I’ve been a fan of the adventure photography accessories company Peak Design ever since I was first introduced to their products back in 2012. They make gear that makes it easier to take photos while adventuring.
One of the company’s latest projects was to re-imagine the popular messenger bag for photographers. They are travel and adventure photographers themselves and it shows in the details of The Everyday Messenger Bag.
While many professions are finding ways to avoid having to carry a laptop everywhere they go, photographers can only do a few little sorting tasks on tablets and smartphones. To really get into the editing process, we still need to load our photos onto a computer and go from there. For this, PD created a separate pocket specifically for laptops. My 15″ MacBook Pro fits into this pocket perfectly. In fact, sometimes I feel like it fits too perfectly. The laptop must be exactly square to slide in and it can be a little snug to get it out again. Though, it provides good training to build stronger finger grip strength. Nevertheless, those of us who are borderline neurotic about space use efficiency will feel at ease here. The laptop pocket is divided up into four different slots. If you don’t have a 15″ laptop to take up all of the room, there’s a smaller slot where a tablet could fit with two side slots for pens or other small items. This rear-access laptop pocket makes it a breeze when going through airport security screenings. Unless of course you have TSA PreCheck, in which case that rear sleeve is great for when you get to the gate early and have time to get some work done.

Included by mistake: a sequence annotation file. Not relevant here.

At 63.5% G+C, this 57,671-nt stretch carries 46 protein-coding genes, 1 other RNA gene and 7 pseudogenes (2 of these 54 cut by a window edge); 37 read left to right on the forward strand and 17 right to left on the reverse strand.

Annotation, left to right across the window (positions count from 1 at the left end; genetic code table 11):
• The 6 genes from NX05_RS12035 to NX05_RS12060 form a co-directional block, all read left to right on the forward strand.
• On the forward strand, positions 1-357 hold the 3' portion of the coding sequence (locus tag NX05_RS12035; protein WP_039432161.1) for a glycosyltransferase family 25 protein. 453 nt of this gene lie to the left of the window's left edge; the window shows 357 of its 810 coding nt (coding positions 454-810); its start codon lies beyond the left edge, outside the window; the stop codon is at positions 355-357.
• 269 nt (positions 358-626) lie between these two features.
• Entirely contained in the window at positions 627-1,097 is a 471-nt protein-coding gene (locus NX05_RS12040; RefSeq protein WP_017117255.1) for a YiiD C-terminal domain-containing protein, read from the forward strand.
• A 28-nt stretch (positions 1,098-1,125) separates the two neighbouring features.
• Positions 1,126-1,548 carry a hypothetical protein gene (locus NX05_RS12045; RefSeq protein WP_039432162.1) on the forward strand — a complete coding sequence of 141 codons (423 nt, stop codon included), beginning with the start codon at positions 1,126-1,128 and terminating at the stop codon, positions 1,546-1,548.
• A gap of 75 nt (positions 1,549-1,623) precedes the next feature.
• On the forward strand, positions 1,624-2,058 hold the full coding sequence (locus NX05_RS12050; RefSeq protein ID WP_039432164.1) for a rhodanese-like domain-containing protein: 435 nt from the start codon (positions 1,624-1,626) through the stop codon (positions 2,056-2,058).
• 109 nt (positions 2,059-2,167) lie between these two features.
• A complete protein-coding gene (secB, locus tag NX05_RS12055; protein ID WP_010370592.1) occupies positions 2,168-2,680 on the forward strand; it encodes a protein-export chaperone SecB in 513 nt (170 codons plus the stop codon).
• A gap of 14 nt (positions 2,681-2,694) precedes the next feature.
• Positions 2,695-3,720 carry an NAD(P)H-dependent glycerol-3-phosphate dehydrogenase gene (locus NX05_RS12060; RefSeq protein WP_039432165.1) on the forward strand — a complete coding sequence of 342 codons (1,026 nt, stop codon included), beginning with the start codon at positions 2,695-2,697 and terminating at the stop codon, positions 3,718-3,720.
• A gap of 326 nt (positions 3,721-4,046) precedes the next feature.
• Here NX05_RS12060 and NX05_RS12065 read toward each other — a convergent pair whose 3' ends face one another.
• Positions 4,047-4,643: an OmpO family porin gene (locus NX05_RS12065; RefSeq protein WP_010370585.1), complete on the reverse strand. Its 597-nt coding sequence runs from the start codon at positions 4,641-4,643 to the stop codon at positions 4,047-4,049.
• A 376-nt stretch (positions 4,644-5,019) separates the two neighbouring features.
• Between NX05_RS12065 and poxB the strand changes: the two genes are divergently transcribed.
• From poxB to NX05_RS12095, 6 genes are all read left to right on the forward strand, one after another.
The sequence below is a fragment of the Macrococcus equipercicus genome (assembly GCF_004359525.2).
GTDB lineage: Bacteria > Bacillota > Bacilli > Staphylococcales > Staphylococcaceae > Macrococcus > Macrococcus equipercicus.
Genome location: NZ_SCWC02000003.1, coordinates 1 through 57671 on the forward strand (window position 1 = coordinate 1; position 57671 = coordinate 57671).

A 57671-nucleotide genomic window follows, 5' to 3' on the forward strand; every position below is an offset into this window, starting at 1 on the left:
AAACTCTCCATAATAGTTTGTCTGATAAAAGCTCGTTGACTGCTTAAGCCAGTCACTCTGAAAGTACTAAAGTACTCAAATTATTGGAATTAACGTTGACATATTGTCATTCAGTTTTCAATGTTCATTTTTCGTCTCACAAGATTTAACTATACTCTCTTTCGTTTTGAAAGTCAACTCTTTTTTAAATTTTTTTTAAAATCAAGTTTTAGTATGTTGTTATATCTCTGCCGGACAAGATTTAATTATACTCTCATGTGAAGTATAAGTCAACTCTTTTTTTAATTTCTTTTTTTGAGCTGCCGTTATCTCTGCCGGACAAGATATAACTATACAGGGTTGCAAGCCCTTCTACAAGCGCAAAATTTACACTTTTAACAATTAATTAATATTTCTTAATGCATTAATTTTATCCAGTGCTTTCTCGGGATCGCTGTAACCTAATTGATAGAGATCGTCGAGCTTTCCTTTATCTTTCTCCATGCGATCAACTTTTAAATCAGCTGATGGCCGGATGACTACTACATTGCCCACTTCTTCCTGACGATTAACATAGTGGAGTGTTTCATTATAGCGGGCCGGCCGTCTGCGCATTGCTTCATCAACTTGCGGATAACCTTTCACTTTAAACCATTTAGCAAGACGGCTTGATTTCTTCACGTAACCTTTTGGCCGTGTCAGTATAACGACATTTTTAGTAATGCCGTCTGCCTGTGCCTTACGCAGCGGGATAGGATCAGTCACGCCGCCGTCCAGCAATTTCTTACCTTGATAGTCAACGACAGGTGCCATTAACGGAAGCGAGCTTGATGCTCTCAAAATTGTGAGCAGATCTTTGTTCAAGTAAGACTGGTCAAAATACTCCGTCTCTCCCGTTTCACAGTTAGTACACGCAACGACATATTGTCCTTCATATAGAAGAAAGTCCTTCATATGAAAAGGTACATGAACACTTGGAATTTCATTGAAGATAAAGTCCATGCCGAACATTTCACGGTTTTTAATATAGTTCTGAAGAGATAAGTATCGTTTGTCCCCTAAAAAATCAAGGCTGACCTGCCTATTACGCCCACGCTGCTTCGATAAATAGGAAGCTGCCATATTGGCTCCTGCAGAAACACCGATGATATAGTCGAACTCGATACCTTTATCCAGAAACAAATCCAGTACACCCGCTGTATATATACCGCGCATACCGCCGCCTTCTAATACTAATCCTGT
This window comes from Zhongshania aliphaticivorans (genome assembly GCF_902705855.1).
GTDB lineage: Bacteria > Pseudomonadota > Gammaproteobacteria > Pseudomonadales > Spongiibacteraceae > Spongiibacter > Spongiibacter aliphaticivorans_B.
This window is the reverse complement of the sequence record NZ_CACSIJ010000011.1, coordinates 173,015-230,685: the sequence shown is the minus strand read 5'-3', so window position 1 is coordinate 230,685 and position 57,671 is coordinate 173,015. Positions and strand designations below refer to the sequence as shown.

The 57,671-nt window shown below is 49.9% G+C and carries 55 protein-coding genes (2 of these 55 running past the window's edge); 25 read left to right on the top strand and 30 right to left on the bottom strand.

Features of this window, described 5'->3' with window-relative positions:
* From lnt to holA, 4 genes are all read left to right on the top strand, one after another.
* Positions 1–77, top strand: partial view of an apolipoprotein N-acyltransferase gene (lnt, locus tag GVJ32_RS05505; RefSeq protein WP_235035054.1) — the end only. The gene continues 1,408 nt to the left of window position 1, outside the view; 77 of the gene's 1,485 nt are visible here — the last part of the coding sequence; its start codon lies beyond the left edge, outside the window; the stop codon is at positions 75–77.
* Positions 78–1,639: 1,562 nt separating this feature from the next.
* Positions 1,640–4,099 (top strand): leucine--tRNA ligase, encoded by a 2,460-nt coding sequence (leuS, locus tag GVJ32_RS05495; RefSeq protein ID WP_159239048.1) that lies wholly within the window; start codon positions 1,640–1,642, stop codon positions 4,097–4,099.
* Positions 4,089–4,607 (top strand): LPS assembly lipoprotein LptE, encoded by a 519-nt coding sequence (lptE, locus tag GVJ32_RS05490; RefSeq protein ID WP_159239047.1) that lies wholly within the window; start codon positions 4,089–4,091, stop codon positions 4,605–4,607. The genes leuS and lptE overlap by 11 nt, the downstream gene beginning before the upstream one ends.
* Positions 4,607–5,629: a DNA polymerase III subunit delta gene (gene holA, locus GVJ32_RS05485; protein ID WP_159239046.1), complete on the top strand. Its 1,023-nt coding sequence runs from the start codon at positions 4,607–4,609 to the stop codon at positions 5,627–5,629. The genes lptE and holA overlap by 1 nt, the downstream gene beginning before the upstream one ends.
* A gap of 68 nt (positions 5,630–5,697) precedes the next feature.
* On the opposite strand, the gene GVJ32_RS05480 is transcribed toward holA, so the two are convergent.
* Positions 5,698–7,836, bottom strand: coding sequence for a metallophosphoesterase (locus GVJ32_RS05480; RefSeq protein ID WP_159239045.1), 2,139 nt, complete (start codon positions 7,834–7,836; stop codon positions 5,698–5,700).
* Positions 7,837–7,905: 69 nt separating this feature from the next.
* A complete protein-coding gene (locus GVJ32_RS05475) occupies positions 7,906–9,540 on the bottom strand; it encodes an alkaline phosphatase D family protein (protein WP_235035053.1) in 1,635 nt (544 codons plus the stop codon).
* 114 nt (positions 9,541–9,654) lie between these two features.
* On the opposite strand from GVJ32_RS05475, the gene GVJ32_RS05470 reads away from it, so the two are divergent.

The flap-top lid has a beautiful closure system using a magnetic quick connect and a very secure laddered hook grab. The stylish silver hardware uses a clever design with an integrated magnet that allows the flap to just be left alone to close after digging something out of the bag. This magnet keeps the hook in line to grab one of the metal rungs for a secure closure. I’ve only had one instance where the hook was a little too effective and was hard to open when I had the bag absolutely stuffed full of gear. Otherwise, I really love not having to think about closing the bag at all simply because it will do so on its own.
The main compartment of the bag comes with three removable and adjustable origami-style dividers to customize the interior to fit your specific photography kit needs, including extra lenses, chargers, filters, camera bodies, etc. The micro-Velcro tabs do a great job of holding everything in place as well, keeping all of your precious photography equipment secure. Other clever touches include a horizontal pen slot and a flat zippered pocket perfect for keeping small cords organized.
The secondary zippered pocket sits under the main flap and is divided up with smaller elastic mesh pockets with green and red tabs to keep track of used and unused batteries or memory cards. There’s also plenty of room for a small notebook and other important items. I do wish the whole pocket was about an inch or so deeper to be able to keep my covered passport vertically tucked away in one of the larger mesh pockets. Also, I’d rather the zippered pocket not be covered by the bag’s main flap. It feels a little silly to have to open the Everyday Messenger to then open the zipper just to get into the pocket, although not enough to deter me from using the bag.